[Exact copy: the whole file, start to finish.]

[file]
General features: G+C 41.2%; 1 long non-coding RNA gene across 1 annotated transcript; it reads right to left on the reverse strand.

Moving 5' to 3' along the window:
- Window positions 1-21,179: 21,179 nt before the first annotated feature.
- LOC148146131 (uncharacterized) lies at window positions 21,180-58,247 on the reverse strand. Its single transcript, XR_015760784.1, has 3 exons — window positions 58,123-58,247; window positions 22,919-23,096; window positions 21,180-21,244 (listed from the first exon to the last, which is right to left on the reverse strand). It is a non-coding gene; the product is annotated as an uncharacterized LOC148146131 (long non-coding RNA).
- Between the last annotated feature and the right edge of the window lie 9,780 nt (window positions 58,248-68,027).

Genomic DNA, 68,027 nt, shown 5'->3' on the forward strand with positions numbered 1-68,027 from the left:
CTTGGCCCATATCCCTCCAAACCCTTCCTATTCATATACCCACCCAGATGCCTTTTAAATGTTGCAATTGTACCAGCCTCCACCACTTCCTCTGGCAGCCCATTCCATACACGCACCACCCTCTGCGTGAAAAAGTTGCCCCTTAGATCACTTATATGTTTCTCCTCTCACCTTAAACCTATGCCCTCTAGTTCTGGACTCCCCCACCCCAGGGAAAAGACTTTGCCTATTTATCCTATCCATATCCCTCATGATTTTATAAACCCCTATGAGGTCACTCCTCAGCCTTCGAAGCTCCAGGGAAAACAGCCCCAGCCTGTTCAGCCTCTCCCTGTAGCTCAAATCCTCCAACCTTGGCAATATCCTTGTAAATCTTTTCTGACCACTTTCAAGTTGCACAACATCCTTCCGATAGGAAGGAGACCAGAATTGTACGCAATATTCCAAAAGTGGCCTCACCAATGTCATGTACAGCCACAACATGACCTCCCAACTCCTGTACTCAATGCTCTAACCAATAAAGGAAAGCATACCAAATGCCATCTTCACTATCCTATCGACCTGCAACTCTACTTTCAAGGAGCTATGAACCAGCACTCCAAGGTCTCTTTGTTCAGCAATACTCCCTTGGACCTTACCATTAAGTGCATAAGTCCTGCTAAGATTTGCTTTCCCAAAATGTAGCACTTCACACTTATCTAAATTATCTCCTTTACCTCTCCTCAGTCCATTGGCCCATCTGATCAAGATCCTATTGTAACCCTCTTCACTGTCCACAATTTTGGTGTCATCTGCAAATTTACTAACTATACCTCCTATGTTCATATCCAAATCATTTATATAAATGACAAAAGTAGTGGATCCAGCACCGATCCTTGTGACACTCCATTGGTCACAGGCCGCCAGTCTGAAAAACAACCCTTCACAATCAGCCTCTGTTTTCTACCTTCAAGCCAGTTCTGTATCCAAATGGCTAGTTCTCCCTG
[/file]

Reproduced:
General features: G+C 41.2%; 1 long non-coding RNA gene across 1 annotated transcript; it reads right to left on the reverse strand.

Moving 5' to 3' along the window:
- Window positions 1-21,179: 21,179 nt before the first annotated feature.
- LOC148146131 (uncharacterized) lies at window positions 21,180-58,247 on the reverse strand. Its single transcript, XR_015760784.1, has 3 exons — window positions 58,123-58,247; window positions 22,919-23,096; window positions 21,180-21,244 (listed from the first exon to the last, which is right to left on the reverse strand). It is a non-coding gene; the product is annotated as an uncharacterized LOC148146131 (long non-coding RNA).
- Between the last annotated feature and the right edge of the window lie 9,780 nt (window positions 58,248-68,027).

Genomic DNA, 68,027 nt, shown 5'->3' on the forward strand with positions numbered 1-68,027 from the left:
CTTGGCCCATATCCCTCCAAACCCTTCCTATTCATATACCCACCCAGATGCCTTTTAAATGTTGCAATTGTACCAGCCTCCACCACTTCCTCTGGCAGCCCATTCCATACACGCACCACCCTCTGCGTGAAAAAGTTGCCCCTTAGATCACTTATATGTTTCTCCTCTCACCTTAAACCTATGCCCTCTAGTTCTGGACTCCCCCACCCCAGGGAAAAGACTTTGCCTATTTATCCTATCCATATCCCTCATGATTTTATAAACCCCTATGAGGTCACTCCTCAGCCTTCGAAGCTCCAGGGAAAACAGCCCCAGCCTGTTCAGCCTCTCCCTGTAGCTCAAATCCTCCAACCTTGGCAATATCCTTGTAAATCTTTTCTGACCACTTTCAAGTTGCACAACATCCTTCCGATAGGAAGGAGACCAGAATTGTACGCAATATTCCAAAAGTGGCCTCACCAATGTCATGTACAGCCACAACATGACCTCCCAACTCCTGTACTCAATGCTCTAACCAATAAAGGAAAGCATACCAAATGCCATCTTCACTATCCTATCGACCTGCAACTCTACTTTCAAGGAGCTATGAACCAGCACTCCAAGGTCTCTTTGTTCAGCAATACTCCCTTGGACCTTACCATTAAGTGCATAAGTCCTGCTAAGATTTGCTTTCCCAAAATGTAGCACTTCACACTTATCTAAATTATCTCCTTTACCTCTCCTCAGTCCATTGGCCCATCTGATCAAGATCCTATTGTAACCCTCTTCACTGTCCACAATTTTGGTGTCATCTGCAAATTTACTAACTATACCTCCTATGTTCATATCCAAATCATTTATATAAATGACAAAAGTAGTGGATCCAGCACCGATCCTTGTGACACTCCATTGGTCACAGGCCGCCAGTCTGAAAAACAACCCTTCACAATCAGCCTCTGTTTTCTACCTTCAAGCCAGTTCTGTATCCAAATGGCTAGTTCTCCCTG